The choice for this LGD is to sleep away from the livestock in a hard-bottomed shelter filled with straw or bury herself in a haybale close to her animals. Abuse or not?
In many areas it is mandatory to provide a shelter for the dog, and I do agree that on some very small acreages that it is a must. If the dog is only living in a confined yard, or small area, then he does not have the ability to choose the spot where he wants to sleep. Our dogs work on hundreds of acres, and they have bush, trees, natural shelters, they have ponds and open land, they have lookout areas, they have multiple places they can chose as a shelter.  In some cases, our dogs dig their own dens to sleep in. They have options and choices and are more than capable to choose where they want to sleep.  Invariably, the shelter we provide is not their preferred spot to sleep. Our dogs prefer sleeping in a thick pile of straw by a large round bale close to their stock.  Is it abusive to allow them to chose to sleep where they want? 

I think there is a role within the sheep industry to not only protect and regulate the sheep industry, but I feel they have a secondary responsibility to help ensure that our LGD remain working dogs and that they are not legislated out of a job through laws that make the use of them impossible. In Alberta, our sheep organizations have created animal welfare rules and regulations pertaining to all aspects of the sheep industry, including welfare rules for tagging, tail docking, transportation and care. What is missing, is a chapter on welfare and care of LGD and herding dogs. Having the backing of a Statewide sheep organization, with clearly laid out protocols on the work and welfare of our LGD, will provide a good educational tool for lawmakers and welfare organizations, as to what is good practices when it comes to using LGD to protect our livestock.

Thursday 15 August 2019


A pup learning submissive behaviour from an ewe.

©Louise Liebenberg (June 2019)
Many people struggle with corrections, reprimands and punishments when it comes to working with Livestock Guardian Dogs (LGD).  Unfortunately, I have never yet managed to only use positive reinforcement when working with a naughty LGD. As much as I aspire to set up situations and create teachable moments, sometimes a dog does need a correction. In an ideal world it would be the livestock that hands out swift and an impactful correction to the naughty dog. Some people like to believe that the mentor dog will step in and correct the young dog, however, this rarely happens and ultimately the onus lies with you to guide and at times, correct the dog when things are not going as smoothly as you would like.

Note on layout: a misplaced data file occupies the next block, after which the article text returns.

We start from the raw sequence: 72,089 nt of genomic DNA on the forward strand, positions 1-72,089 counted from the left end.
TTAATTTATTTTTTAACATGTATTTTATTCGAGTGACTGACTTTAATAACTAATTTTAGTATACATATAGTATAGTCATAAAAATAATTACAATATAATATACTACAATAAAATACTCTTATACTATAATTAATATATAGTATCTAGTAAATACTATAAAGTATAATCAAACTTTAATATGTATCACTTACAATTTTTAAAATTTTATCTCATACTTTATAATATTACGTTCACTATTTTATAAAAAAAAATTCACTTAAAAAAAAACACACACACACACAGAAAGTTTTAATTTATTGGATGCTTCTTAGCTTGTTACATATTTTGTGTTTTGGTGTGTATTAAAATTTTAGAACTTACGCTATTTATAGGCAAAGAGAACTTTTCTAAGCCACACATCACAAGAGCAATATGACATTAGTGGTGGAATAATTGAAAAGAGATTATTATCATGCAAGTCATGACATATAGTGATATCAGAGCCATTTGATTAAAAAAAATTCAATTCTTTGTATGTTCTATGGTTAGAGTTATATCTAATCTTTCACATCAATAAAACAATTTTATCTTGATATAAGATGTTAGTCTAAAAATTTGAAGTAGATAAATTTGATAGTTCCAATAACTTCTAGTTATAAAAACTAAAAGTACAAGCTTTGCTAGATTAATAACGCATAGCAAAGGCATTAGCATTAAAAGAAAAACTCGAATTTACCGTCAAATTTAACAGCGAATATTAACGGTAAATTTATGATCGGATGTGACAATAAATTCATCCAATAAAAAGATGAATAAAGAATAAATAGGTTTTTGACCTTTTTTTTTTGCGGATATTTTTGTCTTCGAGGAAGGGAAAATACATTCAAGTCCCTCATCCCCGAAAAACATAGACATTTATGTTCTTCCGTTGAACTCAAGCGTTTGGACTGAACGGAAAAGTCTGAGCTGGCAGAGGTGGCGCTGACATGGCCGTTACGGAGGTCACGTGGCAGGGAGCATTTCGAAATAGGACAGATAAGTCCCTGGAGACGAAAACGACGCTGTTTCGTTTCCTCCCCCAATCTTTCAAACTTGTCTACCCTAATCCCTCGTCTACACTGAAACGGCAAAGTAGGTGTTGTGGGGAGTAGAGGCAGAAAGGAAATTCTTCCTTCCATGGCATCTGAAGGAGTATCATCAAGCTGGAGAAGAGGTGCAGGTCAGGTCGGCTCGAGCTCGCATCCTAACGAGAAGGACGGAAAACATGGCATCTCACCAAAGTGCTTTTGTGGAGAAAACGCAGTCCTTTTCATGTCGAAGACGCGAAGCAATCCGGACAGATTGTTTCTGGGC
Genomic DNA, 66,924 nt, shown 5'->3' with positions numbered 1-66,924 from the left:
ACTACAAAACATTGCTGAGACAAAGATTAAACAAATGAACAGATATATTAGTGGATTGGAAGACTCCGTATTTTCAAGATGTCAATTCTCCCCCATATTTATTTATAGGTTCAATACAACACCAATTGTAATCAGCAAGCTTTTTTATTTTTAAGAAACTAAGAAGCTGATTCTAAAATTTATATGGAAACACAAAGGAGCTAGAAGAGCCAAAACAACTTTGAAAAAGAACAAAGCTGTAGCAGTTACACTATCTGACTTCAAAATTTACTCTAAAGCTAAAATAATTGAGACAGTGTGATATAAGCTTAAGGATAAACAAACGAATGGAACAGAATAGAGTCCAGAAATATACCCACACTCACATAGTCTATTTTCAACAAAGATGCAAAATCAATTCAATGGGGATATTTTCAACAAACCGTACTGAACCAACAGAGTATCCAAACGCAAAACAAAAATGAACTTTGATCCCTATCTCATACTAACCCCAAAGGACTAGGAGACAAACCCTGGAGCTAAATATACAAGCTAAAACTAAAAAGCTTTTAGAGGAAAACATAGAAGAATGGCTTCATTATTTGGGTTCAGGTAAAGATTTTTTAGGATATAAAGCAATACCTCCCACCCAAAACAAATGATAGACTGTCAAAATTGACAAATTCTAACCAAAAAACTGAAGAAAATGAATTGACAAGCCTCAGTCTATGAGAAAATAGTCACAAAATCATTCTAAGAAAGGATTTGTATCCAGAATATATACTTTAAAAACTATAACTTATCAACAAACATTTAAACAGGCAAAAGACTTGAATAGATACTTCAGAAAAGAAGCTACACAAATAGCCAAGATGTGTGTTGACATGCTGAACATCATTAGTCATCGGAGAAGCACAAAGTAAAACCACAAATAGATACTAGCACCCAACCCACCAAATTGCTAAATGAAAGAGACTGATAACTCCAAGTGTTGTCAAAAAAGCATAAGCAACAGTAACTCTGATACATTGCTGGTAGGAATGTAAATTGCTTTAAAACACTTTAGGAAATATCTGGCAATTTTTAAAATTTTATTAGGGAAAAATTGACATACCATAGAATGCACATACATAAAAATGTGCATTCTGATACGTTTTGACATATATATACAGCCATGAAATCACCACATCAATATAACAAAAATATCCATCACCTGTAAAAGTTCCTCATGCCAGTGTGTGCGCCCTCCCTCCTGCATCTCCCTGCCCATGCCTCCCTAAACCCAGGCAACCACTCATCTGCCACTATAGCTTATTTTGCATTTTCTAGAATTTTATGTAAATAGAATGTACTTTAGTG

In today's world of vigilante actions groups, activists and well-intentioned do-gooders, it is increasingly hard to find the line between a correction and animal abuse. For some folks, anything, but positive reinforcement constitutes abuse.  In some cases, people conveniently forget that if the LGD is harming the livestock and is not corrected for this behavior, it often ends up with a farm animal dying and a dog being euthanized. A well-timed correction could be the difference between life and death.

I think, a good starting point when it comes to raising LGD is to try and ensure the dog has every chance to succeed. If you ensure the young dog has all the opportunities to bond to the livestock, spends the largest portion of his time in with the animals, you have secure fencing, supervise him, age appropriate livestock for the pup to be with, then you have created a good opportunity for the pup to learn. If you spend a few minutes everyday with the pup teaching it some basic manners such as come, sit, walk nicely on a lead, back off, not jump up against you then it will soon associate our words, to have meaning.